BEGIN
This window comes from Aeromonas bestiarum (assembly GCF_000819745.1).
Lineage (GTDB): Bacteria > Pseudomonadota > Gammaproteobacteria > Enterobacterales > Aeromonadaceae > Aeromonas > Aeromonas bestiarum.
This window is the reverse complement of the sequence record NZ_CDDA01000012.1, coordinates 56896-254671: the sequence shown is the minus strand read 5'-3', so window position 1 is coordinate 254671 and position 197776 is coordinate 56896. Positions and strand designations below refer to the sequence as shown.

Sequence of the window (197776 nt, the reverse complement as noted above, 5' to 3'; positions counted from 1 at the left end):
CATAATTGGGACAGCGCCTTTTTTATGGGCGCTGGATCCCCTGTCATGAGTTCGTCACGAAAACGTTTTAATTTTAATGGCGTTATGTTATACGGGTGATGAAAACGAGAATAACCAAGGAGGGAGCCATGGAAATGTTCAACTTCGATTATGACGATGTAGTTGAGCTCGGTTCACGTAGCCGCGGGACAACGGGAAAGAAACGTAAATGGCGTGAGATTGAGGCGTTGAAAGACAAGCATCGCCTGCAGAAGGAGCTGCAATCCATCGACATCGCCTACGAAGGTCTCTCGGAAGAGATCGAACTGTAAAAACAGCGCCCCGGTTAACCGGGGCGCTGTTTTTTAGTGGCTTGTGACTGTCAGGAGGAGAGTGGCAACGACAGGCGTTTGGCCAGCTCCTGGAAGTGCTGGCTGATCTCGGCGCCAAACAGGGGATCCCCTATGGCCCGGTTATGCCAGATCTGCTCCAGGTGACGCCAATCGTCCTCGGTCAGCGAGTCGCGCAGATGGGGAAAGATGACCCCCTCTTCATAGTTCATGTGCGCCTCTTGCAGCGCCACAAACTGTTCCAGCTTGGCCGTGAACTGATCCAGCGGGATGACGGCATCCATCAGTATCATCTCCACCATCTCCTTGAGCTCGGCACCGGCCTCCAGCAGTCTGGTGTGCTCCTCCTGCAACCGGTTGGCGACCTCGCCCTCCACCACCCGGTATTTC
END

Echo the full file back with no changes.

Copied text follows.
This window comes from Aeromonas bestiarum (assembly GCF_000819745.1).
Lineage (GTDB): Bacteria > Pseudomonadota > Gammaproteobacteria > Enterobacterales > Aeromonadaceae > Aeromonas > Aeromonas bestiarum.
This window is the reverse complement of the sequence record NZ_CDDA01000012.1, coordinates 56896-254671: the sequence shown is the minus strand read 5'-3', so window position 1 is coordinate 254671 and position 197776 is coordinate 56896. Positions and strand designations below refer to the sequence as shown.

Sequence of the window (197776 nt, the reverse complement as noted above, 5' to 3'; positions counted from 1 at the left end):
CATAATTGGGACAGCGCCTTTTTTATGGGCGCTGGATCCCCTGTCATGAGTTCGTCACGAAAACGTTTTAATTTTAATGGCGTTATGTTATACGGGTGATGAAAACGAGAATAACCAAGGAGGGAGCCATGGAAATGTTCAACTTCGATTATGACGATGTAGTTGAGCTCGGTTCACGTAGCCGCGGGACAACGGGAAAGAAACGTAAATGGCGTGAGATTGAGGCGTTGAAAGACAAGCATCGCCTGCAGAAGGAGCTGCAATCCATCGACATCGCCTACGAAGGTCTCTCGGAAGAGATCGAACTGTAAAAACAGCGCCCCGGTTAACCGGGGCGCTGTTTTTTAGTGGCTTGTGACTGTCAGGAGGAGAGTGGCAACGACAGGCGTTTGGCCAGCTCCTGGAAGTGCTGGCTGATCTCGGCGCCAAACAGGGGATCCCCTATGGCCCGGTTATGCCAGATCTGCTCCAGGTGACGCCAATCGTCCTCGGTCAGCGAGTCGCGCAGATGGGGAAAGATGACCCCCTCTTCATAGTTCATGTGCGCCTCTTGCAGCGCCACAAACTGTTCCAGCTTGGCCGTGAACTGATCCAGCGGGATGACGGCATCCATCAGTATCATCTCCACCATCTCCTTGAGCTCGGCACCGGCCTCCAGCAGTCTGGTGTGCTCCTCCTGCAACCGGTTGGCGACCTCGCCCTCCACCACCCGGTATTTC